Nightly News   |  January 19, 2012

Repairing the Washington Monument

The monument was damaged during last summer’s East Coast earthquake but billionaire David Rubenstein has offered to donate millions to restore it. NBC’s Tom Costello reports.

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This content comes from Closed Captioning that was broadcast along with this program.

>>> summer for the earthquake, you remember where you were and did you not want to be inside the washington monument . the shake diagnose a lot of damage. just today we learned it will likely be closed until next year. the repairs could not have been paid for if it wasn't for the generosity of one wealthy american. call this a gift to the public from a member of the top 1% of the 1%. the story from nbc's tom costello.

>> reporter: the new video of the damage assessment on the washington monument is truly breath taking.

>> this is the large crack on the west elevation.

>> reporter: cracks and chipped corners running across the monument, both outside and inside, where they used ground-penetrating radar to follow the fracture lines. repairing it will mean closing the obolisk for a year and cost a fortune $15 million. congress agreed to pay for half, but today a history buff and son of a postal worker said he will pay the rest.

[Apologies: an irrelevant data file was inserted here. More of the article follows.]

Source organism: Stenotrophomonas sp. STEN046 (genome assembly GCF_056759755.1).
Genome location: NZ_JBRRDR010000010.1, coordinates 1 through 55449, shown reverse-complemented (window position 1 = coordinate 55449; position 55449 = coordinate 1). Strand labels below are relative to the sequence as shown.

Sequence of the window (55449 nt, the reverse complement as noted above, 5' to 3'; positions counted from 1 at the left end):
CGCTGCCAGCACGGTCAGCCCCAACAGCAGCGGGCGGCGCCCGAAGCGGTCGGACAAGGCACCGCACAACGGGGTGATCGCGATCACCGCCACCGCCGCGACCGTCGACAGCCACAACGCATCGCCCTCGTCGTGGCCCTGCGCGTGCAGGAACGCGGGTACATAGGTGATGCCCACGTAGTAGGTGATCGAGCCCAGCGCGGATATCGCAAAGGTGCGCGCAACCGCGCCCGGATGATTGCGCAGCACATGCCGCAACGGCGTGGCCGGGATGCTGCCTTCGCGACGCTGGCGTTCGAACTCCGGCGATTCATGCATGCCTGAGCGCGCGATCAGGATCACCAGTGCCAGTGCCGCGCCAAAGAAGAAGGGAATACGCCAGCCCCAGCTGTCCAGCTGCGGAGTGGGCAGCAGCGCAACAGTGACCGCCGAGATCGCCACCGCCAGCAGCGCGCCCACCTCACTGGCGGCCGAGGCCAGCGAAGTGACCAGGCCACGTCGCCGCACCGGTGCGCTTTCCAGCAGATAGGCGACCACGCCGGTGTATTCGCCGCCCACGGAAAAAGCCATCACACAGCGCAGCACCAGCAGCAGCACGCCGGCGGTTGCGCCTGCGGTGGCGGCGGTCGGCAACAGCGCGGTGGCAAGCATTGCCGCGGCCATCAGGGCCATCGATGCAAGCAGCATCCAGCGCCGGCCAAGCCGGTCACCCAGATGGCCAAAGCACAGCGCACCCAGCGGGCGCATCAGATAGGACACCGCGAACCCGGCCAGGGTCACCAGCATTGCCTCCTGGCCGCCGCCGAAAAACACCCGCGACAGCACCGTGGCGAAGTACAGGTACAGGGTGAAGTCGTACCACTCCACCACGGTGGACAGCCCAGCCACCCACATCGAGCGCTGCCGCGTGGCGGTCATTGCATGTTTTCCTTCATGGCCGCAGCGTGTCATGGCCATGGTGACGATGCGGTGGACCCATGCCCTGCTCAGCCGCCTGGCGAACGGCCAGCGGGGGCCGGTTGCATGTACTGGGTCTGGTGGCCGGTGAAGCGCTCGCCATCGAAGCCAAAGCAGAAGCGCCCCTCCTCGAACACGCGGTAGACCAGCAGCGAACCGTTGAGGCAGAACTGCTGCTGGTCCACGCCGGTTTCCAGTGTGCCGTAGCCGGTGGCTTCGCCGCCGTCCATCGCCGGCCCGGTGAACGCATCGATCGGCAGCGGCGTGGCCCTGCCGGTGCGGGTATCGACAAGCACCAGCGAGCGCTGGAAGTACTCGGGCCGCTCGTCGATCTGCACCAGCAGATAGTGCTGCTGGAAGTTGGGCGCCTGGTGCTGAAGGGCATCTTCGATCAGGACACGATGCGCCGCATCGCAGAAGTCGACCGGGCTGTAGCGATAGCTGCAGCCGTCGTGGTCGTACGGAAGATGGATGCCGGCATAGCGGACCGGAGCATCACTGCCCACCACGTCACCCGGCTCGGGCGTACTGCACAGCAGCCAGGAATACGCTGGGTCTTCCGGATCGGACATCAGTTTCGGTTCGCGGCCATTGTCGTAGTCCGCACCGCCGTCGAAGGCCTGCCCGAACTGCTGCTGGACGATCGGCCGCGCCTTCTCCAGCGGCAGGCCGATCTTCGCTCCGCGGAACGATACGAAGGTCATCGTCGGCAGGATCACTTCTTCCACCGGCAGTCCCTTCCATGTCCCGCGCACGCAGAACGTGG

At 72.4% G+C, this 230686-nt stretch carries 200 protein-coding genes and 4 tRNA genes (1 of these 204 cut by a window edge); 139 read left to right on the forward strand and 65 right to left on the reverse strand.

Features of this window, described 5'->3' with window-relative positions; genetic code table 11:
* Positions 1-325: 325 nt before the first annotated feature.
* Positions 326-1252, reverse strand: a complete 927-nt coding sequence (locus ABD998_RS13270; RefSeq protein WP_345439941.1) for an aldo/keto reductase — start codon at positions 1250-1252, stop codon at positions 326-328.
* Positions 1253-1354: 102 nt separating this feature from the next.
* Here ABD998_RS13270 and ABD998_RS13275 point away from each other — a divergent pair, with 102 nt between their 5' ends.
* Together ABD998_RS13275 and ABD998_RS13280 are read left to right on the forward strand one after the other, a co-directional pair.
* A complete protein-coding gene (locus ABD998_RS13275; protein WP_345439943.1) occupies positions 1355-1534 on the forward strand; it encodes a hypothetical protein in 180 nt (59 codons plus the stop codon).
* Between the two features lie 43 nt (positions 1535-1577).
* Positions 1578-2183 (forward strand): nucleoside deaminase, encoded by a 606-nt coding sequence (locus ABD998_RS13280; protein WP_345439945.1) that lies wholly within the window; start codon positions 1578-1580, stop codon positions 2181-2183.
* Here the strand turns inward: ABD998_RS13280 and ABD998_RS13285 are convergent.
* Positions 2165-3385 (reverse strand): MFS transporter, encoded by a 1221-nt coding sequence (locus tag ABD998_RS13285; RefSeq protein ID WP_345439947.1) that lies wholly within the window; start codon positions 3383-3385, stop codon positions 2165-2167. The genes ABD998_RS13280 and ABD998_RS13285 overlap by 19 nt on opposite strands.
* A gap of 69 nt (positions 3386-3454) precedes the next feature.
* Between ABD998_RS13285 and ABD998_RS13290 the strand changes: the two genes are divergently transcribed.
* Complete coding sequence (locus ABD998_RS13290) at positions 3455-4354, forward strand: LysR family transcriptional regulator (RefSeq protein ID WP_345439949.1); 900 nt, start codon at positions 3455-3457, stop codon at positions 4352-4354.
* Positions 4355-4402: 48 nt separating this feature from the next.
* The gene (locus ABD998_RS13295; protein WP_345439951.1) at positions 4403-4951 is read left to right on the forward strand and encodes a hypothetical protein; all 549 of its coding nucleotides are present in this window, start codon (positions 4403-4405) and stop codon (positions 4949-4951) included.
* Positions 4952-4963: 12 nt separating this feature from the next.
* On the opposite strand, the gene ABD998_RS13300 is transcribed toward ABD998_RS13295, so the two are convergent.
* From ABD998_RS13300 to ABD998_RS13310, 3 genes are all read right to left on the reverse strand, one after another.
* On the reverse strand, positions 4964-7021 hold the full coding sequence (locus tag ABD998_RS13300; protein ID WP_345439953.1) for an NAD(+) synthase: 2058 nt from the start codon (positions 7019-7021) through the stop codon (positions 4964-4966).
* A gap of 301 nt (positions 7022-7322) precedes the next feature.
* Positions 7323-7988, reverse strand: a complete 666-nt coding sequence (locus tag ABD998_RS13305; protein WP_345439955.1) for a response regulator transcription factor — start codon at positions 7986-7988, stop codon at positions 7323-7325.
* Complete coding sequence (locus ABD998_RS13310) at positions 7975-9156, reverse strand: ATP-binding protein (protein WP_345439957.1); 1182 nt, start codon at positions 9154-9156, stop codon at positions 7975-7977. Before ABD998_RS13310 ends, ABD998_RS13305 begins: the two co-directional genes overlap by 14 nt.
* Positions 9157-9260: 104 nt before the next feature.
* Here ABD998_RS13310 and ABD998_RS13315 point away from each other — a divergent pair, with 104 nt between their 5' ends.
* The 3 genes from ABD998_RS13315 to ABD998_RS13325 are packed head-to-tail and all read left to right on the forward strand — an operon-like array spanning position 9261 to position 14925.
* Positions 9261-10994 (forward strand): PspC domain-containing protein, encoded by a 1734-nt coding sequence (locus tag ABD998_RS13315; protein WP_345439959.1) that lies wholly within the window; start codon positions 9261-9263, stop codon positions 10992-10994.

>> i am very pleased as a citizen of this country i have had the good fortune to be able to help in this way.

>> reporter: since his first visit as an 8-year-old boy, david ruben stein loved the nation's monument to its first president. he co-founded the carlyle group where he became one of the country's richest men. when the wake hit last august he called the parks service.

>> i would suggest perhaps it hadn't even stopped shaking before david rubenstein came to me and asked if he could help.

>> reporter: his philanthropy is well known. he spent tens of millions of dollars buying the magna carta and decoration of independence for the government to display and donated $4.5 million to the national zoo 's panda program. visitors to the monument today were thankful.

>> it stands for so much more than just the monument. he's spreading it across the country in a very, very relevant time.

>> reporter: more than 100 years ago private donations of $1 each built the monument. it's only fitting, says rubenstein, that the tradition continues. tom costello, nbc news, washington.